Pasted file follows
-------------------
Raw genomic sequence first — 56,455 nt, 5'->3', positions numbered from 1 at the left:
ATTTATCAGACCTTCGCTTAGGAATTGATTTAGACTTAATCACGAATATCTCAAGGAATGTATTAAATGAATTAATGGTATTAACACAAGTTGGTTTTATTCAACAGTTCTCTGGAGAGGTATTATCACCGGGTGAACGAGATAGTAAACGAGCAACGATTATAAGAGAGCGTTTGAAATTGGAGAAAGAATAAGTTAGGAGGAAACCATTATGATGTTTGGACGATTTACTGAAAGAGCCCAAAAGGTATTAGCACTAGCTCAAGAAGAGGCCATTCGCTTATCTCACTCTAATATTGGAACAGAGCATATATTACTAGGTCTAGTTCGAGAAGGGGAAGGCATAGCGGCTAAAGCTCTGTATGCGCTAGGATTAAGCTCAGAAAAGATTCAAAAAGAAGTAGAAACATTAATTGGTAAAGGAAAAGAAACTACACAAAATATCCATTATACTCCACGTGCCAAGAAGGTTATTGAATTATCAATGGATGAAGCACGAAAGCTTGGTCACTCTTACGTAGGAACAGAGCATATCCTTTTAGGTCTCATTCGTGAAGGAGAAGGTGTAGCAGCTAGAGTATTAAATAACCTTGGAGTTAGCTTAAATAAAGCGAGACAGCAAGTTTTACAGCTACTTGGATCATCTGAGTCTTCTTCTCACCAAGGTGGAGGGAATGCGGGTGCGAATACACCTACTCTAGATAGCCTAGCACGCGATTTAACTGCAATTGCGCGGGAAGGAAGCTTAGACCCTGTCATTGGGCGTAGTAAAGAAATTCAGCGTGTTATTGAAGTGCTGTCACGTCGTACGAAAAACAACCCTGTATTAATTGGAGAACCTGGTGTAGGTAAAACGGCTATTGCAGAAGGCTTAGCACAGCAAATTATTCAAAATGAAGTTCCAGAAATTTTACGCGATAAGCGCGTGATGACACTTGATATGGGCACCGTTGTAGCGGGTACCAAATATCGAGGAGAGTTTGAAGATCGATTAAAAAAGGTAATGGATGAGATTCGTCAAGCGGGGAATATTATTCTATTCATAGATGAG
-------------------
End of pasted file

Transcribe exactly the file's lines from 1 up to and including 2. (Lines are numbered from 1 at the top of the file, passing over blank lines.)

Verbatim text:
Raw genomic sequence first — 56,455 nt, 5'->3', positions numbered from 1 at the left:
ATTTATCAGACCTTCGCTTAGGAATTGATTTAGACTTAATCACGAATATCTCAAGGAATGTATTAAATGAATTAATGGTATTAACACAAGTTGGTTTTATTCAACAGTTCTCTGGAGAGGTATTATCACCGGGTGAACGAGATAGTAAACGAGCAACGATTATAAGAGAGCGTTTGAAATTGGAGAAAGAATAAGTTAGGAGGAAACCATTATGATGTTTGGACGATTTACTGAAAGAGCCCAAAAGGTATTAGCACTAGCTCAAGAAGAGGCCATTCGCTTATCTCACTCTAATATTGGAACAGAGCATATATTACTAGGTCTAGTTCGAGAAGGGGAAGGCATAGCGGCTAAAGCTCTGTATGCGCTAGGATTAAGCTCAGAAAAGATTCAAAAAGAAGTAGAAACATTAATTGGTAAAGGAAAAGAAACTACACAAAATATCCATTATACTCCACGTGCCAAGAAGGTTATTGAATTATCAATGGATGAAGCACGAAAGCTTGGTCACTCTTACGTAGGAACAGAGCATATCCTTTTAGGTCTCATTCGTGAAGGAGAAGGTGTAGCAGCTAGAGTATTAAATAACCTTGGAGTTAGCTTAAATAAAGCGAGACAGCAAGTTTTACAGCTACTTGGATCATCTGAGTCTTCTTCTCACCAAGGTGGAGGGAATGCGGGTGCGAATACACCTACTCTAGATAGCCTAGCACGCGATTTAACTGCAATTGCGCGGGAAGGAAGCTTAGACCCTGTCATTGGGCGTAGTAAAGAAATTCAGCGTGTTATTGAAGTGCTGTCACGTCGTACGAAAAACAACCCTGTATTAATTGGAGAACCTGGTGTAGGTAAAACGGCTATTGCAGAAGGCTTAGCACAGCAAATTATTCAAAATGAAGTTCCAGAAATTTTACGCGATAAGCGCGTGATGACACTTGATATGGGCACCGTTGTAGCGGGTACCAAATATCGAGGAGAGTTTGAAGATCGATTAAAAAAGGTAATGGATGAGATTCGTCAAGCGGGGAATATTATTCTATTCATAGATGAG